Anne and I saw a Groove-billed Ani (Crotophaga sulcirostris) at Big Bend of the Colorado State Recreation Area near Laughlin, Nevada this week.
As usual, I nearly blew it!
The first shot I managed to take of my lifer Groove-billed Ani, with camera set for moonlight raptors!
Big Bend of the Colorado SRA is a small park that lies on the bank of the Colorado River nearly at the southern tip of Nevada, where Arizona and California meet.
Anne and I spent the night at Big Bend because we were too exhausted to drive to Phoenix, and maybe I could try to find a last bird or two for my Clark County extemporaneous big year list. We woke up early and decided our best bet was to walk down the Swift Water Trail to the river. With a mix of tamarisk and arrow weed habitat, we comfortably predicted Abert’s Towhee and Black-tailed Gnatcatcher. I stopped at a riverside marsh to search for a Ridgway’s Rail while Anne went on to the river. A few minutes later, I followed Anne and nearly ran into a large black bird!
From five meters distance, I didn’t even need to lift my binoculars to see that massive bill! I frantically lifted my camera and fired off a dozen shots in case the bird bailed and I began saying, then yelling “Annie! Ani!” louder and louder. Then I realized that I hadn’t changed my settings since the previous night, when I was over-exposing a silhouetted raptor on a telephone pole at night. As I put the camera away last night I distinctly remember thinking “I should really change the settings back while I’m thinking about it” but I was too lazy then. Somehow, the Ani hadn’t flinched despite my yelling and I managed to get a couple more shots in while Anne ran up to see the glorious cuckoo herself.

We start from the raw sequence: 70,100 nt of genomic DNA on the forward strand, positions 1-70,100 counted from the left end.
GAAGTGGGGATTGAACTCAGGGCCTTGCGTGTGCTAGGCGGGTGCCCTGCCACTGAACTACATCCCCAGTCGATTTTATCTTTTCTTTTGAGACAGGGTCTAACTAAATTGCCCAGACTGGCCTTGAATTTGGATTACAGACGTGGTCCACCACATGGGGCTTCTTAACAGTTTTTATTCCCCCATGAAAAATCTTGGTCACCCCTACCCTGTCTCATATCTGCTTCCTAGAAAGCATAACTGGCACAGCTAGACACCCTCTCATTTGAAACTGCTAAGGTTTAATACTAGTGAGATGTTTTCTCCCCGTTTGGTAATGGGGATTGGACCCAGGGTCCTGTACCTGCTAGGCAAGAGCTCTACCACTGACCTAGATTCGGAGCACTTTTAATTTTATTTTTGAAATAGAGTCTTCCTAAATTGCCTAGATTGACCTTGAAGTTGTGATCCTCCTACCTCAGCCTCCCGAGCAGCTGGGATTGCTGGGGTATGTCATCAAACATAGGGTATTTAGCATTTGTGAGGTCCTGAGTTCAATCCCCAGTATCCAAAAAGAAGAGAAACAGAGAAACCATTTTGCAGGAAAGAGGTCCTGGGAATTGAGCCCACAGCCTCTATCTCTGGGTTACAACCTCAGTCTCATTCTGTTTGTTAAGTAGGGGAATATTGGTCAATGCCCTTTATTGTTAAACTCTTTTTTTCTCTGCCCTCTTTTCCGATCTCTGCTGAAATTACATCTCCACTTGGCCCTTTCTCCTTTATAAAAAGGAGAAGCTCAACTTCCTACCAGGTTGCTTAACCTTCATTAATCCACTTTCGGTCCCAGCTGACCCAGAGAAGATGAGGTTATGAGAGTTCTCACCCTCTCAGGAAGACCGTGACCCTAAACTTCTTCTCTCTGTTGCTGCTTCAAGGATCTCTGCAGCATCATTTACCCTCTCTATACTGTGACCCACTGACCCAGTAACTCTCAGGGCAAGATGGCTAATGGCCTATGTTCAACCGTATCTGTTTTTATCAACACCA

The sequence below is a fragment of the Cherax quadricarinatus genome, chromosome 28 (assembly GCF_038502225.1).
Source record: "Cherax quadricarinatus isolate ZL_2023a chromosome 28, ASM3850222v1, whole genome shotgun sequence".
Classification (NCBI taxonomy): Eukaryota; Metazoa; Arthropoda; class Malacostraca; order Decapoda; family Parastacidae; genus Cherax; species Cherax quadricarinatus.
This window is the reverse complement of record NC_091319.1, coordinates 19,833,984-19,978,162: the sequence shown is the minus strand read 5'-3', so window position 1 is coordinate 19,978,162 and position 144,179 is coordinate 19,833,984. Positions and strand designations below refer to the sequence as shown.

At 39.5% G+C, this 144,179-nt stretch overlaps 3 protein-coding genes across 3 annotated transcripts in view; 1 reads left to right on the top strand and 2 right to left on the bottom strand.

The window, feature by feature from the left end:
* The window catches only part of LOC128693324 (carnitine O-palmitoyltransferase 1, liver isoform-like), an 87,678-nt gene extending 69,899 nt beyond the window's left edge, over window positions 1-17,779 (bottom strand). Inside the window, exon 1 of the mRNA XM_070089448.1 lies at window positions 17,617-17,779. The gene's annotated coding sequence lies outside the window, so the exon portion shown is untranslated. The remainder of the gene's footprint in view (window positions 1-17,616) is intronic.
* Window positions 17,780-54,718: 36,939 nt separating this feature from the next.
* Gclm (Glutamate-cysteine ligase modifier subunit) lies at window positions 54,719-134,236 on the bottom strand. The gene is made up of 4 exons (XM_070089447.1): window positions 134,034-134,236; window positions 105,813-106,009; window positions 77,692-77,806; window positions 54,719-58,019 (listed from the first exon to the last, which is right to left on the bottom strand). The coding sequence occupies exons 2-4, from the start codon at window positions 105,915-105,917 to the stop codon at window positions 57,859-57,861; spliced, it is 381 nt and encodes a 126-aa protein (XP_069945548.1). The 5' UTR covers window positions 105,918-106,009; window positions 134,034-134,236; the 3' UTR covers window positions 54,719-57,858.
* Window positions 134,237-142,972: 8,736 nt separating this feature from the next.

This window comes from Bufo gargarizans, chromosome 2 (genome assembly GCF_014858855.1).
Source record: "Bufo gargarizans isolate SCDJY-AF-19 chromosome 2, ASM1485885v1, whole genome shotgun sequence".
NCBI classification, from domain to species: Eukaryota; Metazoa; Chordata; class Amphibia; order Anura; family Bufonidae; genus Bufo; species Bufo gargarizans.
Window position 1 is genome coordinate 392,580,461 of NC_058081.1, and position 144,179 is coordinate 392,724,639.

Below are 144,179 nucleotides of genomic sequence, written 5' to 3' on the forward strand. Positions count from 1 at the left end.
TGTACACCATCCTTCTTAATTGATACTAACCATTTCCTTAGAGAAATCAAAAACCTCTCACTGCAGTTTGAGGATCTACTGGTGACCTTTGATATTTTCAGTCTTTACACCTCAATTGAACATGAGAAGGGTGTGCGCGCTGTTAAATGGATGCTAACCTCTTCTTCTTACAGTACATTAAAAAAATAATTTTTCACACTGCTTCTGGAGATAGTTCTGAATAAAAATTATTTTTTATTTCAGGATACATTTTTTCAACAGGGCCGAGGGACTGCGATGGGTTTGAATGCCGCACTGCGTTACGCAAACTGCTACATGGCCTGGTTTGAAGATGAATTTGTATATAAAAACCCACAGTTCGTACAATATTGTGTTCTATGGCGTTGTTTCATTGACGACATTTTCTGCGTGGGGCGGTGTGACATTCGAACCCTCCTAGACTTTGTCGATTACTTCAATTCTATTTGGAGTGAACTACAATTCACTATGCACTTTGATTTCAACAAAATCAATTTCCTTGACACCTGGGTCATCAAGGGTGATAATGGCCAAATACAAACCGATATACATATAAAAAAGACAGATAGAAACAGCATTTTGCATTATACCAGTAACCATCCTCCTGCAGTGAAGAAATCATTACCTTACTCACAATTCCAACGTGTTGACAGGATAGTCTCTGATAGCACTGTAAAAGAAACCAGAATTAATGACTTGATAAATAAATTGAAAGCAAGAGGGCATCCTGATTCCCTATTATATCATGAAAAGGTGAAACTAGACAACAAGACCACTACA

So another great bird and another lesson learned: don’t be lazy.
Same photo as above, with some processing to make it okay.
Remarkably, the Ani just perched in front of both my wife and I, still at five meters, for a minute or two before it flew back into a tamarisk. After several minutes in the tamarisk, it dropped to the ground and out of sight. Crotophaga sulcirostris means, apparently, groove-billed tick-eater, and it was likely on the ground looking for insects to eat down there. Anne and I decided to give the Ani some room so we walked a distance away and began furiously texting and posting the news of our find.
After a half-hour we took one last look for the Ani and it hopped up onto a dead tamarisk to sun. Having gotten totally soaked in the dense tamarisk in the early morning, it resembled a strange mix of raven and chimpanzee. It fanned its tail, preened for a few minutes, and then dropped again out of sight.